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Alice and Bob have broken up and have moved as far away from each other as possible. But they still have something to sort out: who gets to keep the car. Flipping a coin while talking on the phone to decide who gets to keep it just won't work. There's no trust. Neither believes each other's result.

A paper published in Nature Communications by a team of researchers from Canada and Switzerland explores the concept of coin flipping in the context of that uses , so-called photons, to allow communication tasks in a manner that outperforms standard communication schemes.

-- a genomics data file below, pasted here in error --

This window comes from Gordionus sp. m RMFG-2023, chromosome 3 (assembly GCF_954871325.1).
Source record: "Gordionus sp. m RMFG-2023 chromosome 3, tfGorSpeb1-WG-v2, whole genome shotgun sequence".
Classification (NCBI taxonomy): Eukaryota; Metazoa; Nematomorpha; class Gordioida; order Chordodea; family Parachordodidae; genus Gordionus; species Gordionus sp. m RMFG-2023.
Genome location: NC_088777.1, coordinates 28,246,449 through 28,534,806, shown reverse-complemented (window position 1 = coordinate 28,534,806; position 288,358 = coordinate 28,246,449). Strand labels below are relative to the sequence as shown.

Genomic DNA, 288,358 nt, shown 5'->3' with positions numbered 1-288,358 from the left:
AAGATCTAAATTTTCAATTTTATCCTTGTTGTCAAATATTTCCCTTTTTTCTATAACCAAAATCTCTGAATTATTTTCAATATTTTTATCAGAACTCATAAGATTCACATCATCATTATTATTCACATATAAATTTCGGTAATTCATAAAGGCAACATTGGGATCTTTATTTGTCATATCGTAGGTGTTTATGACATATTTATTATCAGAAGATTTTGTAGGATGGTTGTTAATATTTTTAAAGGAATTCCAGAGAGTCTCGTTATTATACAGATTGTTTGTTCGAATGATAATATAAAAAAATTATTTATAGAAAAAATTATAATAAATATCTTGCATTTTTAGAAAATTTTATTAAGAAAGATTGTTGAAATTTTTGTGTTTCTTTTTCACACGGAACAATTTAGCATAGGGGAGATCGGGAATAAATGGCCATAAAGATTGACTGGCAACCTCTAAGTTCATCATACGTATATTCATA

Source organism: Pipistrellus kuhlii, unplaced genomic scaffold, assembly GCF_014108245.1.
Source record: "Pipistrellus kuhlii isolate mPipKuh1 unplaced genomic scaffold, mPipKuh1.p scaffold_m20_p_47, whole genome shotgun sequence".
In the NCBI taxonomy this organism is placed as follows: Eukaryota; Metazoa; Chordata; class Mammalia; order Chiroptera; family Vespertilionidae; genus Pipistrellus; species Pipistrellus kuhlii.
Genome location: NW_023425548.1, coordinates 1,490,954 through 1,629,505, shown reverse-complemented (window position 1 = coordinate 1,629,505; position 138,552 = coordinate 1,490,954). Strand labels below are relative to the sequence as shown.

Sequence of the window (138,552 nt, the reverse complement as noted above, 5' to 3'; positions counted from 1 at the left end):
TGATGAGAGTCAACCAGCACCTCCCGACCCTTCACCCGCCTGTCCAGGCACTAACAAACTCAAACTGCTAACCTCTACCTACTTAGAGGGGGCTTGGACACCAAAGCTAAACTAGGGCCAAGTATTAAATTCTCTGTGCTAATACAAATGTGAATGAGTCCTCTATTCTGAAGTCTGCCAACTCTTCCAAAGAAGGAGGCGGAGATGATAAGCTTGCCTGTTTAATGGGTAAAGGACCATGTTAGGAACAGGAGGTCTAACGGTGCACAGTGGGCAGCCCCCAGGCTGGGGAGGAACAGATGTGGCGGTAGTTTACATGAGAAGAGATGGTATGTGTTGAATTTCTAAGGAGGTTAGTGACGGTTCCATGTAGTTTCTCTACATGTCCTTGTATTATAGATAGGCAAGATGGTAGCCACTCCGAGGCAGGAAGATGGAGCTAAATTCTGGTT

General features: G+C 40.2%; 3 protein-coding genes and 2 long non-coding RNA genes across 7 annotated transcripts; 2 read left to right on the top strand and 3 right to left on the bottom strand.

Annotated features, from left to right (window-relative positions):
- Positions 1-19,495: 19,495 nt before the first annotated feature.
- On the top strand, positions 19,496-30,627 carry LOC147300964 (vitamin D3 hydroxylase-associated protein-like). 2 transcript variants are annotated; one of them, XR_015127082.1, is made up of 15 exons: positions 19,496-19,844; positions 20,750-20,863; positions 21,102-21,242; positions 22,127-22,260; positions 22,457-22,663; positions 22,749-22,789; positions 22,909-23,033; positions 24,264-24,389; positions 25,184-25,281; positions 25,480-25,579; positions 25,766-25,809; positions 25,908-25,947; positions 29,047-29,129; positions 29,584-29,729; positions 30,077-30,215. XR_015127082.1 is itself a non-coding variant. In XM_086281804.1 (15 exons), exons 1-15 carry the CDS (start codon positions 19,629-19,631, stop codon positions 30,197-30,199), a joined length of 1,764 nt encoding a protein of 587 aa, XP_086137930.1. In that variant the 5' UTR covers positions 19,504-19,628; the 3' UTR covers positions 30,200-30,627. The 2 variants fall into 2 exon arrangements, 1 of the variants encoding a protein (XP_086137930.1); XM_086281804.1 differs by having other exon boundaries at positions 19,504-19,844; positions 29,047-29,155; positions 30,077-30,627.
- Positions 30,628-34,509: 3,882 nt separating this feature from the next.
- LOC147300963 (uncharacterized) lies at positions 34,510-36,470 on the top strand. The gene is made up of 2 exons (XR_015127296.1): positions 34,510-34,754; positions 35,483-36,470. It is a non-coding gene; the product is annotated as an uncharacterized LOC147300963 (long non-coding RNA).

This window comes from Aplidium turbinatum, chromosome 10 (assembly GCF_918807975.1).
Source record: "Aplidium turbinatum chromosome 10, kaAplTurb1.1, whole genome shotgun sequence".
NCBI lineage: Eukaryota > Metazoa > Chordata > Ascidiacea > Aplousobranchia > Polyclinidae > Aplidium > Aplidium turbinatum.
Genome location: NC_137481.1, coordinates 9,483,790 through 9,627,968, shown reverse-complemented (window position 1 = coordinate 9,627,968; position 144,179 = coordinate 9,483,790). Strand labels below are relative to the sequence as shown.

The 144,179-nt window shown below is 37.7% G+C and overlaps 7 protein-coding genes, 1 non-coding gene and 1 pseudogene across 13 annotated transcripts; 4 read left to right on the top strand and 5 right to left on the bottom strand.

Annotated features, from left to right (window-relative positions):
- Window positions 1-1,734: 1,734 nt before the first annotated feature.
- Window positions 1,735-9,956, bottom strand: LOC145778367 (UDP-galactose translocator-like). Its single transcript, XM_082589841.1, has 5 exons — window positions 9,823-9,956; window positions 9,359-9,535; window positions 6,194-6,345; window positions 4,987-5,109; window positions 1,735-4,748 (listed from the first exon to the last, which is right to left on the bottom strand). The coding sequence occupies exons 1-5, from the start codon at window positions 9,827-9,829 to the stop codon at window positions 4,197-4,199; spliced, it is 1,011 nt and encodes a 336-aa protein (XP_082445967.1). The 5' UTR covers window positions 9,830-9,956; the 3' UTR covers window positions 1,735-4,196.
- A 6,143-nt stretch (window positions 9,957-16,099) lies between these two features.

To understand the researchers' approach, it helps to use an analogy that involves a safe. Bob flips a coin and sends the result of his coin flip, hidden in the safe, to Alice. Upon receiving Bob's safe, Alice sends the result of her own flip to Bob. Once received, Bob sends the key to Alice who unlocks the safe. Now, Alice and Bob both know each other's coin flip and, according to some previously agreed-upon rule, who will drive away with the car.

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